Posted by VivtheGreatest on (November 19, 2012, 5:00 GMT)

Excellent rearguard innings by Cook, reminiscent of Atherton's heroics against Donald and co many years ago in South Africa. As performances outside one's comfort zone are what counts, whether batsman or bowler, he's arguably the best England opener since Gooch with all due respect to Atherton and Vaughan. As for India I think Dhoni and co were right, we have to prepare rank turners in the next Tests or else our bowlers are also gonna find it hard to take 20 wickets

Posted by lethal007 on (November 19, 2012, 4:38 GMT)

What an inning by cook very very splendid inning, this could be a big turn around in this series...... Go cook make it big very big

Posted by ManeeshKumarAhuja on (November 19, 2012, 4:34 GMT)

A Draw here would mean a loss for India. It may change the whole complexion on kind of pitches which England will get in upcoming three venues.

Posted by Orienteer on (November 19, 2012, 3:15 GMT)

Don't agree with your DRS comment - Yuvraj would have been out first innings to Swann, and Patel would have not lost both his wickets. England have been outplayed by India, but India should join the 21st century and adopt DRS like everyone else. I'd love a match to be reviewed not talking about the umpiring. Keep it up Cookie!

Posted by Ayanmalik on (November 19, 2012, 2:49 GMT)

England is certainly showing better against india than they have showed against Pakistan a little while ago. I would rate Cook's Innings one of the best he has played ever. It would be great if he can save one for England here. Well played Mr. Cook. keep it up and Good luck.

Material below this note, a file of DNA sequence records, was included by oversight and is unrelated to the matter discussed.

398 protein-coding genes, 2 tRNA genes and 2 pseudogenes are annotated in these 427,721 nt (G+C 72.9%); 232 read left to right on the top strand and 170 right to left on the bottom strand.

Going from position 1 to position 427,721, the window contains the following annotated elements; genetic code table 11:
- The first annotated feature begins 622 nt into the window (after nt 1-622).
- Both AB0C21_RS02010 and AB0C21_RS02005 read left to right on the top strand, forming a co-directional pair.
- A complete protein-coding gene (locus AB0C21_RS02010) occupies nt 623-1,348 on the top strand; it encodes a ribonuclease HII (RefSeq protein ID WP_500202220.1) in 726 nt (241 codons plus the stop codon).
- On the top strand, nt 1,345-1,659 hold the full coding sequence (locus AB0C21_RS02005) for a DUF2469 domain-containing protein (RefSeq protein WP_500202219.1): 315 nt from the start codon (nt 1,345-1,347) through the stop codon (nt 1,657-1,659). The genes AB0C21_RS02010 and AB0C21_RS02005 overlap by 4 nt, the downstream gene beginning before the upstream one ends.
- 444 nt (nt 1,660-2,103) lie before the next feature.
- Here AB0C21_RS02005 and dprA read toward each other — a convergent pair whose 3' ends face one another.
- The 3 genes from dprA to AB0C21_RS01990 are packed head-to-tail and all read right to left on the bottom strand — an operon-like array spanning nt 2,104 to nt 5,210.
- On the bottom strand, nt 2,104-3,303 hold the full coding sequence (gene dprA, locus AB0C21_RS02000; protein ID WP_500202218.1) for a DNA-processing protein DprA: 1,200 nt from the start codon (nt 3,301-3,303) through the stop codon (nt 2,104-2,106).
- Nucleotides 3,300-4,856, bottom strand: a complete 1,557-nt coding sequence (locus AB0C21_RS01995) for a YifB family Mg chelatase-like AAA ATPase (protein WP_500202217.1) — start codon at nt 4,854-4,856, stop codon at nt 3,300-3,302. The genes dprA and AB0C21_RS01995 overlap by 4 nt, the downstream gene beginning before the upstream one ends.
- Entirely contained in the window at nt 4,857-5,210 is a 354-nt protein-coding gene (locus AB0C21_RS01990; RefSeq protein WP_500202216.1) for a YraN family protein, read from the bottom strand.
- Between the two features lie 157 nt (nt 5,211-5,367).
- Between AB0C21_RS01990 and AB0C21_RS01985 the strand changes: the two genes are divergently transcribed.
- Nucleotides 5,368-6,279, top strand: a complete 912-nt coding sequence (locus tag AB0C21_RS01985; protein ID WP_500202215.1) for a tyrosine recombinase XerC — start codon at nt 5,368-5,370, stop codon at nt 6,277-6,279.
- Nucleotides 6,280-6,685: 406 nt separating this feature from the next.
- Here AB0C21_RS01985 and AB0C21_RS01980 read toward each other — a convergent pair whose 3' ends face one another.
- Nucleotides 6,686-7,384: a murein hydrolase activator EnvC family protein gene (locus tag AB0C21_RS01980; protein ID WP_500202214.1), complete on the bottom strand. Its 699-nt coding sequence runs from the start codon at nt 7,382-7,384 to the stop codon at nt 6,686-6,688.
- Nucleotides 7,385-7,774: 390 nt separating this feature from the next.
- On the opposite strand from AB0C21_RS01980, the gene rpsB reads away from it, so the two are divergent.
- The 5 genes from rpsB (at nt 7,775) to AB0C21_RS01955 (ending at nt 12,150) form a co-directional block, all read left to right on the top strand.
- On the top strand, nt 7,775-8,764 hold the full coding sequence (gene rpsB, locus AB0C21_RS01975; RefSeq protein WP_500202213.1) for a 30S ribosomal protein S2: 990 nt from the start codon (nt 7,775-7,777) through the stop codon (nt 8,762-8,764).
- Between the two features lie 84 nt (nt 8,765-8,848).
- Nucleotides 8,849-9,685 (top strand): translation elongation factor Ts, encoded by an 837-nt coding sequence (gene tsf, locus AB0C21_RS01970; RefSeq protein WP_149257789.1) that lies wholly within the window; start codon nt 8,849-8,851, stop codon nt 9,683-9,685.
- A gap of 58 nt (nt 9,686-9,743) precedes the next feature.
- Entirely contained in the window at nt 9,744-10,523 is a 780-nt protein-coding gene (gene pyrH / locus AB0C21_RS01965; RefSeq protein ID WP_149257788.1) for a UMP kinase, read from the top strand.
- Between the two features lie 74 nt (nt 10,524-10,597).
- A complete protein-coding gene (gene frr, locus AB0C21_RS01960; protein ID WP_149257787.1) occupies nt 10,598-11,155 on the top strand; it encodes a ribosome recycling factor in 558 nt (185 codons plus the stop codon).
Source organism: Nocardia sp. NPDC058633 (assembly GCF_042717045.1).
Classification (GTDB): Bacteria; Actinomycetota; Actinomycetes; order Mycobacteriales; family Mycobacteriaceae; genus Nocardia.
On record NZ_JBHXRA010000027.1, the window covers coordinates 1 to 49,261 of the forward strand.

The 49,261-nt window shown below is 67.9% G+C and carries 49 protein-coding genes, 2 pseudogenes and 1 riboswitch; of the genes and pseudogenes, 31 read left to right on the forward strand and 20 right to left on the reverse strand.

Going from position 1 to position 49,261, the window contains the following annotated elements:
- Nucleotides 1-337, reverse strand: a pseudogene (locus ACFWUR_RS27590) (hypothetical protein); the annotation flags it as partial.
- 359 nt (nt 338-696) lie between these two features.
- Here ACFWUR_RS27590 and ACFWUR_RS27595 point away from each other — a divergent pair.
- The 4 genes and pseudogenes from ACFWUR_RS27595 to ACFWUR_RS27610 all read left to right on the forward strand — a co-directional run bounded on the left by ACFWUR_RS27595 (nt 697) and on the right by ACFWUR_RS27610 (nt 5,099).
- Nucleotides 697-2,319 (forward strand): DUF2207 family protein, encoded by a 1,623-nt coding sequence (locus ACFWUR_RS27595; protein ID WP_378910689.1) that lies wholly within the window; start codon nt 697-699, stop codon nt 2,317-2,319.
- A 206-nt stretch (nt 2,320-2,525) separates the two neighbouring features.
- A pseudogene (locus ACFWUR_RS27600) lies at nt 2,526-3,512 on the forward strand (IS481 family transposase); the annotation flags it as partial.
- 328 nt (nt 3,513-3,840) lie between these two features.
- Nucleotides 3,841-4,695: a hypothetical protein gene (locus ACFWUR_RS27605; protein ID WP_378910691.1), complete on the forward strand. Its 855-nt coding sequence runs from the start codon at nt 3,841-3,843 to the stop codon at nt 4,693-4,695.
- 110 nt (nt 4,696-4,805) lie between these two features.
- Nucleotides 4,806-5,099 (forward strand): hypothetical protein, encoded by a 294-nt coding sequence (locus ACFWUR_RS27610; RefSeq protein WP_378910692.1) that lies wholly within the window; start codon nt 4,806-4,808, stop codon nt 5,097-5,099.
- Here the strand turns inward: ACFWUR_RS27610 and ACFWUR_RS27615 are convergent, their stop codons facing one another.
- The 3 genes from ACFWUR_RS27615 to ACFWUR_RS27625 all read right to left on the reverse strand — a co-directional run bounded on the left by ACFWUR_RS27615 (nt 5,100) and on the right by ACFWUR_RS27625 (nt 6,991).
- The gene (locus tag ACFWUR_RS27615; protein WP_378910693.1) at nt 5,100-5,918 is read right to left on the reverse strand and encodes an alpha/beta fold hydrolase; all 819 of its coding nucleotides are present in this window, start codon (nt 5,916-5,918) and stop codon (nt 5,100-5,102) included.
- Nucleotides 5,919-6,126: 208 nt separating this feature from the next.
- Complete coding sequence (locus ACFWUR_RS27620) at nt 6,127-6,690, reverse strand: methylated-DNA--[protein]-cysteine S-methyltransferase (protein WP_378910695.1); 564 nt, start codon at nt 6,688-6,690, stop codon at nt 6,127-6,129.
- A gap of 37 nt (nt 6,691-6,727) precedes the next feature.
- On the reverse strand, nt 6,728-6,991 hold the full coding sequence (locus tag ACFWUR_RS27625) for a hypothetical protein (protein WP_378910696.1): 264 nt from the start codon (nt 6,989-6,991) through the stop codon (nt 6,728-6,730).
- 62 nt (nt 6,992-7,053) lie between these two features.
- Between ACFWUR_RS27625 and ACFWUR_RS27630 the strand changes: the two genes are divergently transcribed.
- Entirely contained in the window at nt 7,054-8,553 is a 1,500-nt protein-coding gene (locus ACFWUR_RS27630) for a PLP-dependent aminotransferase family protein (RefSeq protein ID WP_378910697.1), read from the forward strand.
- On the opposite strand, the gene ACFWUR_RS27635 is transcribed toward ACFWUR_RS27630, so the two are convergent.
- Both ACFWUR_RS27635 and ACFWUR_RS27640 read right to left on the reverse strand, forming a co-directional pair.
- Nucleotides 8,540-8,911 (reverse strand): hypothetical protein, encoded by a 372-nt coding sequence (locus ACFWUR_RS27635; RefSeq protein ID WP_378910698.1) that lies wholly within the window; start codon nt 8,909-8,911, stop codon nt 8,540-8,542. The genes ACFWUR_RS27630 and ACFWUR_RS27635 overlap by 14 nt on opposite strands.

Posted by xylo on (November 19, 2012, 2:48 GMT)

That was/is an exceptional innings by Cook and good support from Prior. If they can stretch it to a draw, that would be amazing, but even if they lose, they would depart from Ahmedabad on even terms irrespective of the points table.

I believe this has been the difference between both sides when it came to losing their #1 rank. India meekly surrendered far too many times in Australia, while England have shown a lot of fight.

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David Hopps David Hopps joined ESPNcricinfo as UK editor early in 2012. For the previous 20 years he was a senior cricket writer for the Guardian and covered England extensively during that time in all Test-playing nations. He also covered four Olympic Games and has written several cricket books, including collections of cricket quotations. He has been an avid amateur cricketer since he was 12, and so knows the pain of repeated failure only too well. The pile of untouched novels he plans to read, but rarely gets around to, is now almost touching the ceiling. He divides his time between the ESPNcricinfo office in Hammersmith and his beloved Yorkshire.